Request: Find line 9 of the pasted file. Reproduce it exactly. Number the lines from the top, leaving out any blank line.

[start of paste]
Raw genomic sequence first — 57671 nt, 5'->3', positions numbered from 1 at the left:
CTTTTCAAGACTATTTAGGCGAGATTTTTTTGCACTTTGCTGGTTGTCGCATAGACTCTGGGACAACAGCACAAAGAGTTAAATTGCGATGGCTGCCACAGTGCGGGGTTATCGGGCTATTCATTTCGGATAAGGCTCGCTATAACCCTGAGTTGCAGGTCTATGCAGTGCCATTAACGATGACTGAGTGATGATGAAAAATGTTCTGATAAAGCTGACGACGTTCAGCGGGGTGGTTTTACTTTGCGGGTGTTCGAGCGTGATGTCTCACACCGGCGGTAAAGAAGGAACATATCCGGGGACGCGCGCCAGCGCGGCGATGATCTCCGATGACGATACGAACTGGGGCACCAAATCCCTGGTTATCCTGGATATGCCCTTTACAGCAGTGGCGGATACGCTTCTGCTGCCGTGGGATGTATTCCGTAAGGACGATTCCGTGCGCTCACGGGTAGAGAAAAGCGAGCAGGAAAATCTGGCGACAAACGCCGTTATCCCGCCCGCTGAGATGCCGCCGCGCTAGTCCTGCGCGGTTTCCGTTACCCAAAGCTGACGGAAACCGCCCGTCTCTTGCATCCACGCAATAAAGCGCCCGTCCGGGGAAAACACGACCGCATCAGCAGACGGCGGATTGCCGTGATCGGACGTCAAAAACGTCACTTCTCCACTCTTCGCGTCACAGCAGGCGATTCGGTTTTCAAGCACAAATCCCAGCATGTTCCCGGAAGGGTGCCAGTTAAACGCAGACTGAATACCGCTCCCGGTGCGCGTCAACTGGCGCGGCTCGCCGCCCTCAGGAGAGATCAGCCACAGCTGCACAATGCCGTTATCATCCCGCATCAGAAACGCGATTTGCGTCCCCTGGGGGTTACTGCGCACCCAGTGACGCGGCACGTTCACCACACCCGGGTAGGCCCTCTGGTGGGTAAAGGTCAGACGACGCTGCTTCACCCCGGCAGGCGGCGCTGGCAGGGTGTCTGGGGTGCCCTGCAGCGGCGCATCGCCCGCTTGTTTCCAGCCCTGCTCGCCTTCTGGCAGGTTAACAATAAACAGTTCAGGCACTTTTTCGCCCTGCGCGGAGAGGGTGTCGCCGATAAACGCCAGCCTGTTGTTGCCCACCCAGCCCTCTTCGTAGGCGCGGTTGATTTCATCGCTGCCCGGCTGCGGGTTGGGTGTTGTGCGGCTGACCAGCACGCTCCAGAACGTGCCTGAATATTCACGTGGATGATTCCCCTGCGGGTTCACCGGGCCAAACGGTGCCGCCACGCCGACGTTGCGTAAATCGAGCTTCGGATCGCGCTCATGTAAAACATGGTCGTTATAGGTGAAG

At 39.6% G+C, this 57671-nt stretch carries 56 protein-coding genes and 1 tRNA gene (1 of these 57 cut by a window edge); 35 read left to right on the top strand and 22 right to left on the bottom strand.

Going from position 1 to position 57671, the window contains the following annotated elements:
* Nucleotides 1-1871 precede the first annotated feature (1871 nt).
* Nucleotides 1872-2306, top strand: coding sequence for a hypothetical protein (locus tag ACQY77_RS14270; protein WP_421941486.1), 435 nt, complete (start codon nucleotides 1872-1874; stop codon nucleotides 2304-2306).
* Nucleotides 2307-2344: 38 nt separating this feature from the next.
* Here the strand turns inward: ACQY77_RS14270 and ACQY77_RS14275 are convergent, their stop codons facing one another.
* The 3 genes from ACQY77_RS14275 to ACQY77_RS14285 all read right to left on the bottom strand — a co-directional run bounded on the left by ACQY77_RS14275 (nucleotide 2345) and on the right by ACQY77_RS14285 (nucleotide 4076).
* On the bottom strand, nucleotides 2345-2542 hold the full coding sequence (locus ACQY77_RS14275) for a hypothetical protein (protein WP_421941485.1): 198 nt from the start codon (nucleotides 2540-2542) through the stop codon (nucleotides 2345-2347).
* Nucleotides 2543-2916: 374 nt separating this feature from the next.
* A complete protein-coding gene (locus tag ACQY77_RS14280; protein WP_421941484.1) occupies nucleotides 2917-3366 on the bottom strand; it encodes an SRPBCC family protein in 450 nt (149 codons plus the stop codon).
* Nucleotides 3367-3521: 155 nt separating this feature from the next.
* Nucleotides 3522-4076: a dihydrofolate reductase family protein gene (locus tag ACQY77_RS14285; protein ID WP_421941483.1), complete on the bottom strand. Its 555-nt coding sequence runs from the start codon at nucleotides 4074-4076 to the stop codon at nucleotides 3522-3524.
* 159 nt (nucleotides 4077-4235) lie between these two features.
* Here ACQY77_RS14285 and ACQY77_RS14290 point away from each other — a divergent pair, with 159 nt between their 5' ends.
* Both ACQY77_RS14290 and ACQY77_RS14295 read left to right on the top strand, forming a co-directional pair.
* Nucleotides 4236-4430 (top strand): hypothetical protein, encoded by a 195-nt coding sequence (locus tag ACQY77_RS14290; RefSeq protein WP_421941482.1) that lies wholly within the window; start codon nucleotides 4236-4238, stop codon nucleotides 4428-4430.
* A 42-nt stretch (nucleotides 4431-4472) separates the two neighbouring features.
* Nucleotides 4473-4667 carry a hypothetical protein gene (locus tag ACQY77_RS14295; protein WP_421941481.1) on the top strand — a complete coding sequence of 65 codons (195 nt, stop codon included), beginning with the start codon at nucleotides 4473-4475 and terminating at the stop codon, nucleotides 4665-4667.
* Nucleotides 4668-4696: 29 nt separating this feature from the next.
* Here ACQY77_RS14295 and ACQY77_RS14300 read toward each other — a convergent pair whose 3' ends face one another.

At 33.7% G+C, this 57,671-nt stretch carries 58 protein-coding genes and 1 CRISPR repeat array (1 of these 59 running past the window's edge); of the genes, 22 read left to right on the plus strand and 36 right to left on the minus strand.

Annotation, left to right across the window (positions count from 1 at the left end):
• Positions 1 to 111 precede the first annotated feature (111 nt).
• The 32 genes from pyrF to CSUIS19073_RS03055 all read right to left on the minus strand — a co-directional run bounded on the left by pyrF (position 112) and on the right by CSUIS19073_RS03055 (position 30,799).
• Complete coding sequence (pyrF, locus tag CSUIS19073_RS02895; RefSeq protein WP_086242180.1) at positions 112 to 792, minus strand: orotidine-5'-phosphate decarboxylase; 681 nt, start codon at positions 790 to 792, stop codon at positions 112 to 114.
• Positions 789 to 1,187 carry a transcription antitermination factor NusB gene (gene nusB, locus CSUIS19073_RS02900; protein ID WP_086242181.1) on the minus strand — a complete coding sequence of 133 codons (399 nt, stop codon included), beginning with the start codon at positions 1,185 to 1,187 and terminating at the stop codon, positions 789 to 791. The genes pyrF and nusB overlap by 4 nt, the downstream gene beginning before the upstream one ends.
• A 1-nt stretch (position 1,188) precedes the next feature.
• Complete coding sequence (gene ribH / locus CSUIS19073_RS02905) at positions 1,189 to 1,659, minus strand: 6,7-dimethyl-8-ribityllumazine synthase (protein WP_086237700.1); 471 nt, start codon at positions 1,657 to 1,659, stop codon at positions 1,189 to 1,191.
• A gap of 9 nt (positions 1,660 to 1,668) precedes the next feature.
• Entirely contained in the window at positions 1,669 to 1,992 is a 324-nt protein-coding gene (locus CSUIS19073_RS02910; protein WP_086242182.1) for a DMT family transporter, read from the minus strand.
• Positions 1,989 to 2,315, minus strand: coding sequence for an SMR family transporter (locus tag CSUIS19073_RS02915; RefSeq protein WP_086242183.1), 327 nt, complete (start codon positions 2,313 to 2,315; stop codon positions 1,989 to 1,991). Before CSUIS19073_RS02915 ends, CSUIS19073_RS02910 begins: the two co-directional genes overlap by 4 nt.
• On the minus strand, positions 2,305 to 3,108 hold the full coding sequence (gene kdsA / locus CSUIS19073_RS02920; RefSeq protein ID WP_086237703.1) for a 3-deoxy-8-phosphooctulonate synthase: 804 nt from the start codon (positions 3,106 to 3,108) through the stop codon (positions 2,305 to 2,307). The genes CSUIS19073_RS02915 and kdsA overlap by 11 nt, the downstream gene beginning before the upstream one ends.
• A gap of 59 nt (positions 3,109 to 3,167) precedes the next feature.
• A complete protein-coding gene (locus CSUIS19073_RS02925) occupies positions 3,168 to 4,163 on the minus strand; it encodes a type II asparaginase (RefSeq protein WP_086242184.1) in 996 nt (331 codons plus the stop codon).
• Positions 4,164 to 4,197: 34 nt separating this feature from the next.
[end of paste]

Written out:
* The 3 genes from ACQY77_RS14275 to ACQY77_RS14285 all read right to left on the bottom strand — a co-directional run bounded on the left by ACQY77_RS14275 (nucleotide 2345) and on the right by ACQY77_RS14285 (nucleotide 4076).